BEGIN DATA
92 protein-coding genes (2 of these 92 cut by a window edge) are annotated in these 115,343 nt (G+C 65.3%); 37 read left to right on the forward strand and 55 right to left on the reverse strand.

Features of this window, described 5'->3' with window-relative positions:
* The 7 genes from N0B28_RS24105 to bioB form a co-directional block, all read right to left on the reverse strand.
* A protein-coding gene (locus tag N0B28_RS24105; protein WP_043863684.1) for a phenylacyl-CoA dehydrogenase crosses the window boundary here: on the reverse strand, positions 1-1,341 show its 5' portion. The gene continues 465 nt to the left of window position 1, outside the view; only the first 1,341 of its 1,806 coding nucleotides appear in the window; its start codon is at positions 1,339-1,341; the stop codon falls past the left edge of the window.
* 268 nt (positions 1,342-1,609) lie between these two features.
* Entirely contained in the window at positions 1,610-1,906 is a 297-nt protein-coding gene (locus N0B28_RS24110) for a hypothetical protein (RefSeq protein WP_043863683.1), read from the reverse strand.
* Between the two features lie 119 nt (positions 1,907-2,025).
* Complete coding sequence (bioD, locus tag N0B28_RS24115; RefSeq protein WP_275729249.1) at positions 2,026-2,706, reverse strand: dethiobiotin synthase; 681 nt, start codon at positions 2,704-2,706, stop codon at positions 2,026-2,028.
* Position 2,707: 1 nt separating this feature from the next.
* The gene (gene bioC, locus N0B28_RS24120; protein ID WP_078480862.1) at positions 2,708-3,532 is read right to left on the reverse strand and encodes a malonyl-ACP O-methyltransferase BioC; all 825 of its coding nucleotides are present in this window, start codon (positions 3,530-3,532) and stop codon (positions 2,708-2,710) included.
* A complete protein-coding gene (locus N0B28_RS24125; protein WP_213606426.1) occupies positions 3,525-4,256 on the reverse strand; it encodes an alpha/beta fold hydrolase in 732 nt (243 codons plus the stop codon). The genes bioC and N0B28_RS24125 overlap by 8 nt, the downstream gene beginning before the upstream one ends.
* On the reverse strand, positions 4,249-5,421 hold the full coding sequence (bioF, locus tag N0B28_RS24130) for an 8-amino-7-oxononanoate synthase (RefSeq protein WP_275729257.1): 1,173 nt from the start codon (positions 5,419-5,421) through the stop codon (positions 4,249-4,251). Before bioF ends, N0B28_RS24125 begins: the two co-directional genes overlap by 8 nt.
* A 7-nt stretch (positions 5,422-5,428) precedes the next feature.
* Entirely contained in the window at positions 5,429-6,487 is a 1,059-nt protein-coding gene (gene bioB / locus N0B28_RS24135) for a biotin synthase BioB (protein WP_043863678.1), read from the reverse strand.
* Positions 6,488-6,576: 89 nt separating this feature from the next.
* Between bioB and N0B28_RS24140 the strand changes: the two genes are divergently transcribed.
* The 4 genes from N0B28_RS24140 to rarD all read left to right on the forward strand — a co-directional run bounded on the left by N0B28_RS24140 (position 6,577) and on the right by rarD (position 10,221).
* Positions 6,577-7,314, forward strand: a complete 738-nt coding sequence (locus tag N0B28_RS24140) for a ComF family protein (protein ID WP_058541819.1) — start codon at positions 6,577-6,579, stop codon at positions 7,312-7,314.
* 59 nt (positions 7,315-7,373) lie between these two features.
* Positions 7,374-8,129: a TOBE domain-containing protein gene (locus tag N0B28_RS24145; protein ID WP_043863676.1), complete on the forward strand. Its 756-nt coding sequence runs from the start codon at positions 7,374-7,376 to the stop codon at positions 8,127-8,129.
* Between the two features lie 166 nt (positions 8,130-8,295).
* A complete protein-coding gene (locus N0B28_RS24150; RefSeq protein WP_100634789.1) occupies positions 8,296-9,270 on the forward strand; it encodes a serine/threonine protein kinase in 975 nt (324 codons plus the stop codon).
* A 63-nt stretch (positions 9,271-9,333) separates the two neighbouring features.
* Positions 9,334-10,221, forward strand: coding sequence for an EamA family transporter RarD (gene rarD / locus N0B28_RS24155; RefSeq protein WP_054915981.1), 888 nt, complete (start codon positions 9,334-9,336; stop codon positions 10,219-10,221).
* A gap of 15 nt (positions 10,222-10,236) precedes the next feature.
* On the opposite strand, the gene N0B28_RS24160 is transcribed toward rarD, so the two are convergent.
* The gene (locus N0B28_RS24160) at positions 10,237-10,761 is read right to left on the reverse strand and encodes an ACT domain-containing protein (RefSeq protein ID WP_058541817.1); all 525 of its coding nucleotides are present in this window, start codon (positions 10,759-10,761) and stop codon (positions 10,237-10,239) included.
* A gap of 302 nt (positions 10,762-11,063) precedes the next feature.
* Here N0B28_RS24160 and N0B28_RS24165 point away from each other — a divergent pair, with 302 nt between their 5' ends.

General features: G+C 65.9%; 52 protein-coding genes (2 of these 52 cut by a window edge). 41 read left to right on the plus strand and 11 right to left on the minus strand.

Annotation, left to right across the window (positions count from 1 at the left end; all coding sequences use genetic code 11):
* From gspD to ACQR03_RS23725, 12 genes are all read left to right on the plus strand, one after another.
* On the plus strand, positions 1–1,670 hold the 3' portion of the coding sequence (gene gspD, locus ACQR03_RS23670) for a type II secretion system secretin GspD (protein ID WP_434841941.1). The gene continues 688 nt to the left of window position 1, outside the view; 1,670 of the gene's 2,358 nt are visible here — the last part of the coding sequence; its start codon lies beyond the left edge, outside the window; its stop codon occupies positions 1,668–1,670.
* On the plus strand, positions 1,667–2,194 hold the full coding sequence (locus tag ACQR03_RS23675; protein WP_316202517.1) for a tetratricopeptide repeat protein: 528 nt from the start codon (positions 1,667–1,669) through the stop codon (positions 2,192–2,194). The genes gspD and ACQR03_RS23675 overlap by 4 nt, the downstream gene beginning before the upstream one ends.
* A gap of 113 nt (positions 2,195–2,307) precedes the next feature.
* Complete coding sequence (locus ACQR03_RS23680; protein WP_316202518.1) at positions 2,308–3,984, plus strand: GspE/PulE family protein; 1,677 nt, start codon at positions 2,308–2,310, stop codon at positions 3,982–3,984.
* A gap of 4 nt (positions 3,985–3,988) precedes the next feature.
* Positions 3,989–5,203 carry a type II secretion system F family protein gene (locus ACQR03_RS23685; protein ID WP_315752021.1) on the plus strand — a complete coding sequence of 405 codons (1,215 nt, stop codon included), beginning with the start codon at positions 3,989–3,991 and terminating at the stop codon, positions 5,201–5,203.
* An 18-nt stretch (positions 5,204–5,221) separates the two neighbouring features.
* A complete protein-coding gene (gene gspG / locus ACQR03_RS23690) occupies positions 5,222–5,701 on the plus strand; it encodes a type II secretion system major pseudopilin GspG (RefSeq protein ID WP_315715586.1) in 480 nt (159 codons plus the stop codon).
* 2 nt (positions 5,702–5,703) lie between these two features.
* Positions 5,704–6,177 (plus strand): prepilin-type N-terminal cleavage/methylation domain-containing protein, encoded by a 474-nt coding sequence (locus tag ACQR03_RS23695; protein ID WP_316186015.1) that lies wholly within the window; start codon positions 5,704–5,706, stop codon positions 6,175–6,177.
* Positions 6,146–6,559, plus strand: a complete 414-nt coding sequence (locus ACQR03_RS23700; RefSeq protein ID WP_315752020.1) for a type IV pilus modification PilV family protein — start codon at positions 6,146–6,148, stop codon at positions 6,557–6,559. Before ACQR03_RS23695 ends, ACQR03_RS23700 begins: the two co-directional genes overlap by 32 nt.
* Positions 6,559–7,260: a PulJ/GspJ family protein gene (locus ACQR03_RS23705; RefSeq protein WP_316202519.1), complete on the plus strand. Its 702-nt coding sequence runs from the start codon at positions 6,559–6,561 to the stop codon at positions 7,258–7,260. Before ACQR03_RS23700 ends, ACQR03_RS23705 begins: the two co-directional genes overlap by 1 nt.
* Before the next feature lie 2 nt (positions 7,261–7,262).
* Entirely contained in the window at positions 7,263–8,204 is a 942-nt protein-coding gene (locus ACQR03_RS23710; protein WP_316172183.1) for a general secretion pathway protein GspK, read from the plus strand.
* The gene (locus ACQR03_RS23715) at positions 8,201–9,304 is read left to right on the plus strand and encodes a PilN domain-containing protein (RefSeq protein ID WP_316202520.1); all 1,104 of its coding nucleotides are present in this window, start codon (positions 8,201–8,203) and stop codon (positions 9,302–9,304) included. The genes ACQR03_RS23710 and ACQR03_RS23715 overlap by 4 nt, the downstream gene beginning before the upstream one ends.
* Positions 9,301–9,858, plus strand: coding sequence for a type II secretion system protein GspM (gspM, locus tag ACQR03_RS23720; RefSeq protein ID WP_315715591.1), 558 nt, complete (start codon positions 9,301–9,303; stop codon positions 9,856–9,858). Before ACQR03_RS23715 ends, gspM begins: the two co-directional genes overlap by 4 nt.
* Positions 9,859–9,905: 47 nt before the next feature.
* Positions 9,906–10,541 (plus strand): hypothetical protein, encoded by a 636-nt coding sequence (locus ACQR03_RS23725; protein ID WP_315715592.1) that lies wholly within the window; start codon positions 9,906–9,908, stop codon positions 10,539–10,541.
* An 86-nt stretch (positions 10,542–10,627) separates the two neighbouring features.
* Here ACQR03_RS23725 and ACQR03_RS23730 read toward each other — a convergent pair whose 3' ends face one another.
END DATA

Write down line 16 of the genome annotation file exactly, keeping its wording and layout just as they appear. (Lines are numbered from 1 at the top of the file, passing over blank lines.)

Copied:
* Between bioB and N0B28_RS24140 the strand changes: the two genes are divergently transcribed.